Yes, you will fit! 🙂

          Here are complete directions:

          Going northwest from Salina on Rte. 50, you will come to the Maple Grove Campground sign on the right with a left-hand turn lane. Turn left and the road goes straight as shown in photo. Then the road makes an abrupt left turn (you won’t have a problem with it) and follows the fence line. Then it heads to the right and weaves up toward the mountain and MG campground.

          The creek and boondocking sites are on the right side of the road. You will pass a road with a gate (private property). Then you will come to a spur road to the right. At the end is a big, clear area where you might fit but I don’t recommend that spot for you… very unlevel. (I only mention it in case the better spot is occupied.)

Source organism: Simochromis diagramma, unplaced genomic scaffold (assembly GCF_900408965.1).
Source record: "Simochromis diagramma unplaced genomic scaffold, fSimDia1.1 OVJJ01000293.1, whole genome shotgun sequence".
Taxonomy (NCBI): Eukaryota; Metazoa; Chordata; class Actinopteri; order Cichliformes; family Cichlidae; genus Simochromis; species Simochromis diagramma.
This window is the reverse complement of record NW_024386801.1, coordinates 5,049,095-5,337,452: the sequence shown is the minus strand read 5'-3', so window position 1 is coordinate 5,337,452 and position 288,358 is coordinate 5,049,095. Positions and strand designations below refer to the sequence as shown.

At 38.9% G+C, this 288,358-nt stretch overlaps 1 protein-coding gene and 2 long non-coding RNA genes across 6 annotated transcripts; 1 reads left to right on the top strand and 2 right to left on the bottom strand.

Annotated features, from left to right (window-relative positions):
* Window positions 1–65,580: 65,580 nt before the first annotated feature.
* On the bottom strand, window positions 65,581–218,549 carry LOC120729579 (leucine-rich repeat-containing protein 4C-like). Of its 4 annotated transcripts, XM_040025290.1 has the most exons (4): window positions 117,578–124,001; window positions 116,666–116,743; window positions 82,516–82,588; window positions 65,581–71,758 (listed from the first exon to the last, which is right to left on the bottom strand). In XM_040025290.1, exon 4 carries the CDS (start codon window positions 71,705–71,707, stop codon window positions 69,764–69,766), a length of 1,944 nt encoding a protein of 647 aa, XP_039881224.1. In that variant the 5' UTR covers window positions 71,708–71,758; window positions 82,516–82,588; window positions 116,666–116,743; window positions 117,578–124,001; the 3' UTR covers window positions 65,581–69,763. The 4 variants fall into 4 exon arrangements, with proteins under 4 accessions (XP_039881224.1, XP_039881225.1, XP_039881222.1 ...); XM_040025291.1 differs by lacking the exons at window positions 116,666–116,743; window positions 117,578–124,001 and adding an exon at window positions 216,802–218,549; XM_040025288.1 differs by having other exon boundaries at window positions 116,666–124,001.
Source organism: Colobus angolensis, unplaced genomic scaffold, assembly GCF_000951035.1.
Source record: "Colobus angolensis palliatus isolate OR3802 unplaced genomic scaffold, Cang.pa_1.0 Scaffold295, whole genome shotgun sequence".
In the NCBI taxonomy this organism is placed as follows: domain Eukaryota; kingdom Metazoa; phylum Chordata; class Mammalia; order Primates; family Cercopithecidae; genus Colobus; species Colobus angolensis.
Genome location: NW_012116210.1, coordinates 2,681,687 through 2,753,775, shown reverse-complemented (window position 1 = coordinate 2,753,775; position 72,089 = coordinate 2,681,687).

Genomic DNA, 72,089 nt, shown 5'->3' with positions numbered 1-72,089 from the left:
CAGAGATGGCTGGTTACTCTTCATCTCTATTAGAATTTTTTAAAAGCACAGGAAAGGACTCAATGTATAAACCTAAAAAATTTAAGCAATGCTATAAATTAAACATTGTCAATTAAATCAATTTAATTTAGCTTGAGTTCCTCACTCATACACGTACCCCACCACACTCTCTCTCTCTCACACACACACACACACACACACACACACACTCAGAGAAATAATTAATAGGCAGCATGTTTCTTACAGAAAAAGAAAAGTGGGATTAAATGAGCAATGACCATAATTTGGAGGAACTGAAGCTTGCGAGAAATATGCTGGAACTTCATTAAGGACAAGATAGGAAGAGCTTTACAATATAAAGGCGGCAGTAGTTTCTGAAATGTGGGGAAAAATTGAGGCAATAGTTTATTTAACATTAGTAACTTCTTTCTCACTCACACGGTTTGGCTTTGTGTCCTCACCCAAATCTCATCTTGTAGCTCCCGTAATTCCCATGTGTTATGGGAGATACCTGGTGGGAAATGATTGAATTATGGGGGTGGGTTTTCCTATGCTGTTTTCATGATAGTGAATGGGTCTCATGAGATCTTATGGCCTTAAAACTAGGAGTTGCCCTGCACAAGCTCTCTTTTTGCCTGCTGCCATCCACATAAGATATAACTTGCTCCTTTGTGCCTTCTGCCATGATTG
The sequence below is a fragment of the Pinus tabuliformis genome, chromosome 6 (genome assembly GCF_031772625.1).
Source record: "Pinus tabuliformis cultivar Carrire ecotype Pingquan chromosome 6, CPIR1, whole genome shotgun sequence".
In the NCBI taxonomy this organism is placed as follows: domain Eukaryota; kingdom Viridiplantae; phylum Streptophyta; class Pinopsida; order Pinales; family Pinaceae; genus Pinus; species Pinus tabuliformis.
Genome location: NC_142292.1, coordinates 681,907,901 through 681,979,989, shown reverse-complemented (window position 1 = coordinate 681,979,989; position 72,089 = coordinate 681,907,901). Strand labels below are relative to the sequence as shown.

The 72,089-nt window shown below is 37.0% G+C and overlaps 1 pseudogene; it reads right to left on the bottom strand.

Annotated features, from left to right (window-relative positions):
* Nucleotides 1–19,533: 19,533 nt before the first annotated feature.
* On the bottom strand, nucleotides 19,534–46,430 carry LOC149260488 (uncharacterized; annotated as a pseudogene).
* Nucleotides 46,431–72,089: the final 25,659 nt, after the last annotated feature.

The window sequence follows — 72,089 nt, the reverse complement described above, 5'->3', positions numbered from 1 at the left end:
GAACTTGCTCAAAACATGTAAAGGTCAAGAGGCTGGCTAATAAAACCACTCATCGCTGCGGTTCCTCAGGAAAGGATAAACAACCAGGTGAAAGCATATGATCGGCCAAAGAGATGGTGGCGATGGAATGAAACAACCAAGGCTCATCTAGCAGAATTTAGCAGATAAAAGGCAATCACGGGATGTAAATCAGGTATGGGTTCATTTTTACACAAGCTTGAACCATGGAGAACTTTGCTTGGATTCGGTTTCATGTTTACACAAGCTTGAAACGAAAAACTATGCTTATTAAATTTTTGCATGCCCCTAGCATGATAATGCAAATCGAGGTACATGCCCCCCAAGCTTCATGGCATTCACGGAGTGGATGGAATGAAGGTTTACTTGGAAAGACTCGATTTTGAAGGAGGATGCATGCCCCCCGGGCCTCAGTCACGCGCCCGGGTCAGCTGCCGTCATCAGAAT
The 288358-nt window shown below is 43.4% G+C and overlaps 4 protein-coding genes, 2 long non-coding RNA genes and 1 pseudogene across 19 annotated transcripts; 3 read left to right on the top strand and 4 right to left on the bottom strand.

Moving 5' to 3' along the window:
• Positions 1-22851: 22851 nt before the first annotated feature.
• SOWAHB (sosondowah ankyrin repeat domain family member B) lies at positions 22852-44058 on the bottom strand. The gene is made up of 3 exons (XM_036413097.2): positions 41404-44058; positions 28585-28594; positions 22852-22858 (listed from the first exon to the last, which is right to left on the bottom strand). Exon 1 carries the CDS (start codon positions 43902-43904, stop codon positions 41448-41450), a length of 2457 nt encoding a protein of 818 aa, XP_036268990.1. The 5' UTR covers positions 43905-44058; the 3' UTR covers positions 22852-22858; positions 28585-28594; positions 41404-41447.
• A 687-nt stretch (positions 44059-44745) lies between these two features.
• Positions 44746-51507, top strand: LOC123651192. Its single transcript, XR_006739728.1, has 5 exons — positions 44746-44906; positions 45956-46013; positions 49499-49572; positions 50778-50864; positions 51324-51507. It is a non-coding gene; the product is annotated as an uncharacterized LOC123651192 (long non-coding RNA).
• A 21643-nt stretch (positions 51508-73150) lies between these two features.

Keep going and you will come to a decent dirt road to the right (not a spur). That road goes over the creek.
          You turn onto that road and the site is immediately on your left. You can see the site before you turn onto the dirt road.

          You can recognize it by the pretty rail fence running between the big, flat campsite with fire ring and the creek. I took a photo of that campsite today and will post it for you.

          Our present site is the last spur road to the right. It’s too small for you.

          There are more sites on the other side of the creek, accessed by the road that goes over the creek, but I haven’t looked them over recently. I think they would be too tight for your rig.

          If you should find the site taken, you could look at the campground’s single sites. There may be one pull-through that would work.

          I personally think the boondock sites are nicer than the campground sites, and not just because they’re free. 🙂

          • Renee (from Datil) says:

            Thanks, Sue. You’re a doll for putting out such detailed directions for us. This goes into my file in case we do go that way…